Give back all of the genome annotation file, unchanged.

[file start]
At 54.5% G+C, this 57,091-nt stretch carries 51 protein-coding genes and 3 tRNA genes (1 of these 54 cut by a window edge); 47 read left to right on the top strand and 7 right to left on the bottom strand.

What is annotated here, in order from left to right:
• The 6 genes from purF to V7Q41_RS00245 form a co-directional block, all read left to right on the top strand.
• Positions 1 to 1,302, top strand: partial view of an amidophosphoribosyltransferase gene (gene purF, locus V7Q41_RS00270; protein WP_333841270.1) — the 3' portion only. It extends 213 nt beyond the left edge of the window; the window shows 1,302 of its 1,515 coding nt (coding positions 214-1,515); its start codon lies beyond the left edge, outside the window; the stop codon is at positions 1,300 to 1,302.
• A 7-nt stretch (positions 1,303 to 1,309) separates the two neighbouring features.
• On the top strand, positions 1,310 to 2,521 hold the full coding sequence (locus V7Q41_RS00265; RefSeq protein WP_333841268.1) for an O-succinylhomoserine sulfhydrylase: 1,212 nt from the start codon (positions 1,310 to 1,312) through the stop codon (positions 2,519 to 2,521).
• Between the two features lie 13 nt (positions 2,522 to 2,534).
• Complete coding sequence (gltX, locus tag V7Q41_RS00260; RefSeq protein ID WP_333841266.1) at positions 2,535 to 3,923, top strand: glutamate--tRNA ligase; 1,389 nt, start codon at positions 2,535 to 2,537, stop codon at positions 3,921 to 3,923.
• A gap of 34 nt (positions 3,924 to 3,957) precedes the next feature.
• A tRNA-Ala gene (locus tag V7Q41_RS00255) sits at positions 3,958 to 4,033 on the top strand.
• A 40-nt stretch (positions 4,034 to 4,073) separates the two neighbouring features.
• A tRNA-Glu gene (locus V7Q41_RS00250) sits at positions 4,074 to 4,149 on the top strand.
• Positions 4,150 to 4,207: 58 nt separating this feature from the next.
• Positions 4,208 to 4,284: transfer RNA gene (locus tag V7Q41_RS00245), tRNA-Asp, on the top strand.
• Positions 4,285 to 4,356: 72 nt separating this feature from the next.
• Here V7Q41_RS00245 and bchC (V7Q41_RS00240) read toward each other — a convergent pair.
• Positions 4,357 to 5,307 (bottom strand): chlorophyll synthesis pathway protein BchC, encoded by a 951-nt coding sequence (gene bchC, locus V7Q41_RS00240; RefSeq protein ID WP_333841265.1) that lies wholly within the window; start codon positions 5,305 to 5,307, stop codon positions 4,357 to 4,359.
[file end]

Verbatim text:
At 54.5% G+C, this 57,091-nt stretch carries 51 protein-coding genes and 3 tRNA genes (1 of these 54 cut by a window edge); 47 read left to right on the top strand and 7 right to left on the bottom strand.

What is annotated here, in order from left to right:
• The 6 genes from purF to V7Q41_RS00245 form a co-directional block, all read left to right on the top strand.
• Positions 1 to 1,302, top strand: partial view of an amidophosphoribosyltransferase gene (gene purF, locus V7Q41_RS00270; protein WP_333841270.1) — the 3' portion only. It extends 213 nt beyond the left edge of the window; the window shows 1,302 of its 1,515 coding nt (coding positions 214-1,515); its start codon lies beyond the left edge, outside the window; the stop codon is at positions 1,300 to 1,302.
• A 7-nt stretch (positions 1,303 to 1,309) separates the two neighbouring features.
• On the top strand, positions 1,310 to 2,521 hold the full coding sequence (locus V7Q41_RS00265; RefSeq protein WP_333841268.1) for an O-succinylhomoserine sulfhydrylase: 1,212 nt from the start codon (positions 1,310 to 1,312) through the stop codon (positions 2,519 to 2,521).
• Between the two features lie 13 nt (positions 2,522 to 2,534).
• Complete coding sequence (gltX, locus tag V7Q41_RS00260; RefSeq protein ID WP_333841266.1) at positions 2,535 to 3,923, top strand: glutamate--tRNA ligase; 1,389 nt, start codon at positions 2,535 to 2,537, stop codon at positions 3,921 to 3,923.
• A gap of 34 nt (positions 3,924 to 3,957) precedes the next feature.
• A tRNA-Ala gene (locus tag V7Q41_RS00255) sits at positions 3,958 to 4,033 on the top strand.
• A 40-nt stretch (positions 4,034 to 4,073) separates the two neighbouring features.
• A tRNA-Glu gene (locus V7Q41_RS00250) sits at positions 4,074 to 4,149 on the top strand.
• Positions 4,150 to 4,207: 58 nt separating this feature from the next.
• Positions 4,208 to 4,284: transfer RNA gene (locus tag V7Q41_RS00245), tRNA-Asp, on the top strand.
• Positions 4,285 to 4,356: 72 nt separating this feature from the next.
• Here V7Q41_RS00245 and bchC (V7Q41_RS00240) read toward each other — a convergent pair.
• Positions 4,357 to 5,307 (bottom strand): chlorophyll synthesis pathway protein BchC, encoded by a 951-nt coding sequence (gene bchC, locus V7Q41_RS00240; RefSeq protein ID WP_333841265.1) that lies wholly within the window; start codon positions 5,305 to 5,307, stop codon positions 4,357 to 4,359.